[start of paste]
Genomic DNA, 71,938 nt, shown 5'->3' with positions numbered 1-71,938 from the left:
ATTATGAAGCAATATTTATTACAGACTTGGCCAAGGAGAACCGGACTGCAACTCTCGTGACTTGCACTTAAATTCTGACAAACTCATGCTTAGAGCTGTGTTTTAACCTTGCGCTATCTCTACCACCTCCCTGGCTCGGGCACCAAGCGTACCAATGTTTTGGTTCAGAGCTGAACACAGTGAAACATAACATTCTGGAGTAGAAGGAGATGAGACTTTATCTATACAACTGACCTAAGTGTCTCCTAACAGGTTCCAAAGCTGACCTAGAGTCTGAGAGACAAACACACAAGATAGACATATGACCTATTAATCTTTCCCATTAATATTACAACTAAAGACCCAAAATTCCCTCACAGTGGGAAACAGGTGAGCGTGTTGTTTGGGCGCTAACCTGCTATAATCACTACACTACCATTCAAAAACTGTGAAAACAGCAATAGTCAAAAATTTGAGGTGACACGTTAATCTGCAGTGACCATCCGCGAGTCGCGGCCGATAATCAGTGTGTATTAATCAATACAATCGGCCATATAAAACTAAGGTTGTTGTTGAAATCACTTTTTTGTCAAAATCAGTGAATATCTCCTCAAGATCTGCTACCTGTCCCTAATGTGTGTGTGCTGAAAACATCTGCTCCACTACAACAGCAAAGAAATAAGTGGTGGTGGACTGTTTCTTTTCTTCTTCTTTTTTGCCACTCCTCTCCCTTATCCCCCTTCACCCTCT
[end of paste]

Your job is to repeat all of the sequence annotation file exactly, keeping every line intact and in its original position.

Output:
Genomic DNA, 71,938 nt, shown 5'->3' with positions numbered 1-71,938 from the left:
ATTATGAAGCAATATTTATTACAGACTTGGCCAAGGAGAACCGGACTGCAACTCTCGTGACTTGCACTTAAATTCTGACAAACTCATGCTTAGAGCTGTGTTTTAACCTTGCGCTATCTCTACCACCTCCCTGGCTCGGGCACCAAGCGTACCAATGTTTTGGTTCAGAGCTGAACACAGTGAAACATAACATTCTGGAGTAGAAGGAGATGAGACTTTATCTATACAACTGACCTAAGTGTCTCCTAACAGGTTCCAAAGCTGACCTAGAGTCTGAGAGACAAACACACAAGATAGACATATGACCTATTAATCTTTCCCATTAATATTACAACTAAAGACCCAAAATTCCCTCACAGTGGGAAACAGGTGAGCGTGTTGTTTGGGCGCTAACCTGCTATAATCACTACACTACCATTCAAAAACTGTGAAAACAGCAATAGTCAAAAATTTGAGGTGACACGTTAATCTGCAGTGACCATCCGCGAGTCGCGGCCGATAATCAGTGTGTATTAATCAATACAATCGGCCATATAAAACTAAGGTTGTTGTTGAAATCACTTTTTTGTCAAAATCAGTGAATATCTCCTCAAGATCTGCTACCTGTCCCTAATGTGTGTGTGCTGAAAACATCTGCTCCACTACAACAGCAAAGAAATAAGTGGTGGTGGACTGTTTCTTTTCTTCTTCTTTTTTGCCACTCCTCTCCCTTATCCCCCTTCACCCTCT